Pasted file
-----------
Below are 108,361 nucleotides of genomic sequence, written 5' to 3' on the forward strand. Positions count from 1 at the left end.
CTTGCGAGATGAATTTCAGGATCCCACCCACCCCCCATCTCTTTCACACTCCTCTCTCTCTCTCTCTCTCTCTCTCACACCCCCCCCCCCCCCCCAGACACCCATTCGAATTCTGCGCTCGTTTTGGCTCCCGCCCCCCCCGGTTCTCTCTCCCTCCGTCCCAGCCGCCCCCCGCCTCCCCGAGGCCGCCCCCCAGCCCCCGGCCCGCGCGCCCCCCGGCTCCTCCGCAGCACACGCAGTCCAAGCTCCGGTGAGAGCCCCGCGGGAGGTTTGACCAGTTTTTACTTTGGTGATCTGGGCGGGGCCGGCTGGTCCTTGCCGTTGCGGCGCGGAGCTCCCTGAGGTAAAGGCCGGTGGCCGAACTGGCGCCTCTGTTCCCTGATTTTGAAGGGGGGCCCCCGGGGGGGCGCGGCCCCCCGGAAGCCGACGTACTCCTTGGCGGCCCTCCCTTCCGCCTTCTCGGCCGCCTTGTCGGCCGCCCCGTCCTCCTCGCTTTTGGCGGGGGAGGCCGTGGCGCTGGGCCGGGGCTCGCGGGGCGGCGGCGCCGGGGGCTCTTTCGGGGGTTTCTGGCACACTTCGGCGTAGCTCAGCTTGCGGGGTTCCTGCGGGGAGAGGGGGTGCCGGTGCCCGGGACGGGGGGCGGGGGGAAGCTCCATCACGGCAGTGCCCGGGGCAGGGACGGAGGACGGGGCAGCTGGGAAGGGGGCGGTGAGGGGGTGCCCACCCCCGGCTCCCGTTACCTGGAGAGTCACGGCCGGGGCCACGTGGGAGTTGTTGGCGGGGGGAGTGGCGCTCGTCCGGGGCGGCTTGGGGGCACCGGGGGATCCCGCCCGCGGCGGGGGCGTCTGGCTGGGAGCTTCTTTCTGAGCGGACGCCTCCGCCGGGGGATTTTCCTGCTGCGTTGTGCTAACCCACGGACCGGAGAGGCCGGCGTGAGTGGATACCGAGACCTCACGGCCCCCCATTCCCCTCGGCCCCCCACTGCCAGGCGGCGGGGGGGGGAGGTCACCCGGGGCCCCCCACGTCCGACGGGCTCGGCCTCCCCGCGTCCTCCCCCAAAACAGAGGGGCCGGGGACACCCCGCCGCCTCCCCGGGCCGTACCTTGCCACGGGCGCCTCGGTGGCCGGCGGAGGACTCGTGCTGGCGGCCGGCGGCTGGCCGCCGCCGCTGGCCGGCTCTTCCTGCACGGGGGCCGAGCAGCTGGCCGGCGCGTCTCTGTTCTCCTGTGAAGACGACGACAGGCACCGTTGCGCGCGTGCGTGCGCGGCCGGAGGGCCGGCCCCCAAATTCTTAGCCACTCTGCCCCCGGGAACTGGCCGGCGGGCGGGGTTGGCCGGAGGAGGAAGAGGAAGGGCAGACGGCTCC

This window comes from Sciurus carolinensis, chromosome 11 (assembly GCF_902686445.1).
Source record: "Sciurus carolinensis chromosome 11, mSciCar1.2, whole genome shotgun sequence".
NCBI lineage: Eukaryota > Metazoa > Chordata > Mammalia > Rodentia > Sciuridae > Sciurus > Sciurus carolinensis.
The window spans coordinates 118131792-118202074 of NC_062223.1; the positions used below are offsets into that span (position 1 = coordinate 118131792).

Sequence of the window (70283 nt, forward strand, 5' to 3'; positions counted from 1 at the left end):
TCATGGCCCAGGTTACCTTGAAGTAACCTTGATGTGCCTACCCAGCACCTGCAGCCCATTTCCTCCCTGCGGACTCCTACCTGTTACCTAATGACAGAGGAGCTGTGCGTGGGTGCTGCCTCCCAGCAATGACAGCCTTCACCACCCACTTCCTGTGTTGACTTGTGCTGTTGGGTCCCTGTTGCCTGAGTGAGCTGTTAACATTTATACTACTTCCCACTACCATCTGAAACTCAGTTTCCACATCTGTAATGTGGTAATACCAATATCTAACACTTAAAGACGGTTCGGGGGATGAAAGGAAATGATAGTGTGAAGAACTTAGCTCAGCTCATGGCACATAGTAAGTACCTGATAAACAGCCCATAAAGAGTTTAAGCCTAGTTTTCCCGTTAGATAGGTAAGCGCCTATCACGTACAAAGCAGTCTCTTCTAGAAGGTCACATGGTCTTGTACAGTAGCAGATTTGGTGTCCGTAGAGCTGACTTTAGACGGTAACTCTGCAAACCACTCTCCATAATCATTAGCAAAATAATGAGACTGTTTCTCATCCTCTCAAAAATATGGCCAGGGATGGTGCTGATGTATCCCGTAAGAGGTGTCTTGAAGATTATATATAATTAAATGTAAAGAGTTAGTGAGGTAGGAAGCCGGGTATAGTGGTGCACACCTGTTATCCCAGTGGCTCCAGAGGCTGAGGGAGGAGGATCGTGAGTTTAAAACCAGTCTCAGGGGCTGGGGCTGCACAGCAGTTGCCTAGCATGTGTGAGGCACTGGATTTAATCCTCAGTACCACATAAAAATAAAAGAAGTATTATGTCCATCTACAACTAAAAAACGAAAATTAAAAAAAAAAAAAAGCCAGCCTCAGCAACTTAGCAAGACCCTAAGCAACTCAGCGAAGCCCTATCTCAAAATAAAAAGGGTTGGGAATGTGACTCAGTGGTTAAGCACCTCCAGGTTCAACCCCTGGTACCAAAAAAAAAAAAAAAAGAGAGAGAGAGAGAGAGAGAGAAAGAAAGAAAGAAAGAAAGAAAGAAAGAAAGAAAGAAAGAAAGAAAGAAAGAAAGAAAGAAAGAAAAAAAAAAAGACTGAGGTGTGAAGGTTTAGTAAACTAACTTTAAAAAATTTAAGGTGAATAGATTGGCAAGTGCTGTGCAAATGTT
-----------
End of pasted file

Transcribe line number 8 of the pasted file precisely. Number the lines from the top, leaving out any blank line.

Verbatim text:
TCATGGCCCAGGTTACCTTGAAGTAACCTTGATGTGCCTACCCAGCACCTGCAGCCCATTTCCTCCCTGCGGACTCCTACCTGTTACCTAATGACAGAGGAGCTGTGCGTGGGTGCTGCCTCCCAGCAATGACAGCCTTCACCACCCACTTCCTGTGTTGACTTGTGCTGTTGGGTCCCTGTTGCCTGAGTGAGCTGTTAACATTTATACTACTTCCCACTACCATCTGAAACTCAGTTTCCACATCTGTAATGTGGTAATACCAATATCTAACACTTAAAGACGGTTCGGGGGATGAAAGGAAATGATAGTGTGAAGAACTTAGCTCAGCTCATGGCACATAGTAAGTACCTGATAAACAGCCCATAAAGAGTTTAAGCCTAGTTTTCCCGTTAGATAGGTAAGCGCCTATCACGTACAAAGCAGTCTCTTCTAGAAGGTCACATGGTCTTGTACAGTAGCAGATTTGGTGTCCGTAGAGCTGACTTTAGACGGTAACTCTGCAAACCACTCTCCATAATCATTAGCAAAATAATGAGACTGTTTCTCATCCTCTCAAAAATATGGCCAGGGATGGTGCTGATGTATCCCGTAAGAGGTGTCTTGAAGATTATATATAATTAAATGTAAAGAGTTAGTGAGGTAGGAAGCCGGGTATAGTGGTGCACACCTGTTATCCCAGTGGCTCCAGAGGCTGAGGGAGGAGGATCGTGAGTTTAAAACCAGTCTCAGGGGCTGGGGCTGCACAGCAGTTGCCTAGCATGTGTGAGGCACTGGATTTAATCCTCAGTACCACATAAAAATAAAAGAAGTATTATGTCCATCTACAACTAAAAAACGAAAATTAAAAAAAAAAAAAAGCCAGCCTCAGCAACTTAGCAAGACCCTAAGCAACTCAGCGAAGCCCTATCTCAAAATAAAAAGGGTTGGGAATGTGACTCAGTGGTTAAGCACCTCCAGGTTCAACCCCTGGTACCAAAAAAAAAAAAAAAAGAGAGAGAGAGAGAGAGAGAGAAAGAAAGAAAGAAAGAAAGAAAGAAAGAAAGAAAGAAAGAAAGAAAGAAAGAAAGAAAGAAAGAAAAAAAAAAAGACTGAGGTGTGAAGGTTTAGTAAACTAACTTTAAAAAATTTAAGGTGAATAGATTGGCAAGTGCTGTGCAAATGTT